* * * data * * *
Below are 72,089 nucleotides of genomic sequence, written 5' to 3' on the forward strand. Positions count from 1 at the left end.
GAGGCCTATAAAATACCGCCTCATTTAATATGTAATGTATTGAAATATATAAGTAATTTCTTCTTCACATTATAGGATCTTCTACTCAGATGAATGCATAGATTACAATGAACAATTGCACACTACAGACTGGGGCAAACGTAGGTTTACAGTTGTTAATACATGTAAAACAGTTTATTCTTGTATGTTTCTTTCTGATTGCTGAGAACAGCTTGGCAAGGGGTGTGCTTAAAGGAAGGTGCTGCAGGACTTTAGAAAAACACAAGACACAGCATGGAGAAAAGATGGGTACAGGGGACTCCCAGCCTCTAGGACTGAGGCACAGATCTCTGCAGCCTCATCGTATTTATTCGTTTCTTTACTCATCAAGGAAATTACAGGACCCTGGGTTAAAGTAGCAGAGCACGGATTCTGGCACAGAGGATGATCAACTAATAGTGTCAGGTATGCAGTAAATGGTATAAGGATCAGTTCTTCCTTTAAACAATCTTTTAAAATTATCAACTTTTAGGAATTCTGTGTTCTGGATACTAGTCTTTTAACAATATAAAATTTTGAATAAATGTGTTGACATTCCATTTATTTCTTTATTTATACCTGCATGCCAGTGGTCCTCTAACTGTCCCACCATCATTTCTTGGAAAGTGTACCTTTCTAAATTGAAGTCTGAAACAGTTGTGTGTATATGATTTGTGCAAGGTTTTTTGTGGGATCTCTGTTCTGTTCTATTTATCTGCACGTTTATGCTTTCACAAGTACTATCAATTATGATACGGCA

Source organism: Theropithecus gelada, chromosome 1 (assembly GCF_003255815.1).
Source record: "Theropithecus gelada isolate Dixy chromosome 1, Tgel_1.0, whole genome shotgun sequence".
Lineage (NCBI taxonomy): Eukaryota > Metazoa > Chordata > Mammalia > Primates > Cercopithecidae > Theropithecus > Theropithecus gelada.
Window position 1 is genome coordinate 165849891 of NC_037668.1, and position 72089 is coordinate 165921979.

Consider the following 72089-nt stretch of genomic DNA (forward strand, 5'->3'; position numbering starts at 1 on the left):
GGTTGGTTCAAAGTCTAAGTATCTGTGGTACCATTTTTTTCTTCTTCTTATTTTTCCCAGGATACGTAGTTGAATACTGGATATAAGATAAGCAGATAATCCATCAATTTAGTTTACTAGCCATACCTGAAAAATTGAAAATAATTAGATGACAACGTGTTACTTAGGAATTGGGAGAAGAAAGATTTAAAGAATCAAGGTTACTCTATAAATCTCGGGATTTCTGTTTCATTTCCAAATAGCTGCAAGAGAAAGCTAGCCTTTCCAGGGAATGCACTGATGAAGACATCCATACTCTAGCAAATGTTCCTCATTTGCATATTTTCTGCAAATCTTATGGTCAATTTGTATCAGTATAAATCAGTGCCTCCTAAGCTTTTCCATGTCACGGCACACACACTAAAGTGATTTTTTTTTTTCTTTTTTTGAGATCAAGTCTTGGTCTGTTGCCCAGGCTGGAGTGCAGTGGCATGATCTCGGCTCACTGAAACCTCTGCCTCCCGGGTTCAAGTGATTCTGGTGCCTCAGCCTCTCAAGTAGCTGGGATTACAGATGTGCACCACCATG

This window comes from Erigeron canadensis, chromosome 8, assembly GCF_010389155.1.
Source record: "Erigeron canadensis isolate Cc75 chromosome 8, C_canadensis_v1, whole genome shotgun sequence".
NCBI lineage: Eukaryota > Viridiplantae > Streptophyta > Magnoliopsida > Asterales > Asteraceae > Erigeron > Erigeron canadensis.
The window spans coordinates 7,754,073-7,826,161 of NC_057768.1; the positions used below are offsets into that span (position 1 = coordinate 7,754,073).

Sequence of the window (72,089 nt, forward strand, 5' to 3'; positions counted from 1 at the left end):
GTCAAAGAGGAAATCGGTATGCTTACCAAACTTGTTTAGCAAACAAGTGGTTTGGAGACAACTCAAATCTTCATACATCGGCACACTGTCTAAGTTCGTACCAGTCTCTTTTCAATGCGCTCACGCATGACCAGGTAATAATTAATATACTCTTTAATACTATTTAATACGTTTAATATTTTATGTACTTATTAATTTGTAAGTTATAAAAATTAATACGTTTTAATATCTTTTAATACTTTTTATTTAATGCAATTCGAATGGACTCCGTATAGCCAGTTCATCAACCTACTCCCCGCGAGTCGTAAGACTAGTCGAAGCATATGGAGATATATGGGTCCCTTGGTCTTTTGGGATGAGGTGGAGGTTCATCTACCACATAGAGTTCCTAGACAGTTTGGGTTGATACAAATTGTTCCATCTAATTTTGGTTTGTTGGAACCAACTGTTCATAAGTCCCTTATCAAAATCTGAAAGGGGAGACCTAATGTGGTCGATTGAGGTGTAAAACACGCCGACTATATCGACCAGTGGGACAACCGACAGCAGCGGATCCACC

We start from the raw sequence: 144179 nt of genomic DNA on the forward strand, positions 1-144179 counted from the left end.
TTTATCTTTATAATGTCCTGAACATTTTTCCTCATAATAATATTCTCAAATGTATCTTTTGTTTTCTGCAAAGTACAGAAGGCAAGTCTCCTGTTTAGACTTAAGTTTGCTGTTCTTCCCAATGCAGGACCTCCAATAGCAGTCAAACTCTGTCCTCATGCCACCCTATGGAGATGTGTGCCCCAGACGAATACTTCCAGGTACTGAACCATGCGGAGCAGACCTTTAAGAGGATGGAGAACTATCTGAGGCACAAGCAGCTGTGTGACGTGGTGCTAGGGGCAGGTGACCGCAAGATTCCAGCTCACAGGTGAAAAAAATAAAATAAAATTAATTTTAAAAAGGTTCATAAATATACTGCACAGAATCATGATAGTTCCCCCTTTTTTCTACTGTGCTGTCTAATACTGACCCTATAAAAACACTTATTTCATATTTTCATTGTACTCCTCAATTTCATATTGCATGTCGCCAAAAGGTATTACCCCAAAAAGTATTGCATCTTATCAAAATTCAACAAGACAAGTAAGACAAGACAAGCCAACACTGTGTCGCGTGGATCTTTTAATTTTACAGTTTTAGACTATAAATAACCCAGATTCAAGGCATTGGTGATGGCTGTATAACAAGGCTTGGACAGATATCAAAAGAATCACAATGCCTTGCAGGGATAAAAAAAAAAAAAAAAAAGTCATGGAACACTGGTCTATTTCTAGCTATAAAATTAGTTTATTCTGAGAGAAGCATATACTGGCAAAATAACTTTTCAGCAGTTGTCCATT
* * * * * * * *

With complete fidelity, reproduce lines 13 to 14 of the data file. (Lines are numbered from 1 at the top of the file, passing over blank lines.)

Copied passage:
Sequence of the window (72,089 nt, forward strand, 5' to 3'; positions counted from 1 at the left end):
GTCAAAGAGGAAATCGGTATGCTTACCAAACTTGTTTAGCAAACAAGTGGTTTGGAGACAACTCAAATCTTCATACATCGGCACACTGTCTAAGTTCGTACCAGTCTCTTTTCAATGCGCTCACGCATGACCAGGTAATAATTAATATACTCTTTAATACTATTTAATACGTTTAATATTTTATGTACTTATTAATTTGTAAGTTATAAAAATTAATACGTTTTAATATCTTTTAATACTTTTTATTTAATGCAATTCGAATGGACTCCGTATAGCCAGTTCATCAACCTACTCCCCGCGAGTCGTAAGACTAGTCGAAGCATATGGAGATATATGGGTCCCTTGGTCTTTTGGGATGAGGTGGAGGTTCATCTACCACATAGAGTTCCTAGACAGTTTGGGTTGATACAAATTGTTCCATCTAATTTTGGTTTGTTGGAACCAACTGTTCATAAGTCCCTTATCAAAATCTGAAAGGGGAGACCTAATGTGGTCGATTGAGGTGTAAAACACGCCGACTATATCGACCAGTGGGACAACCGACAGCAGCGGATCCACC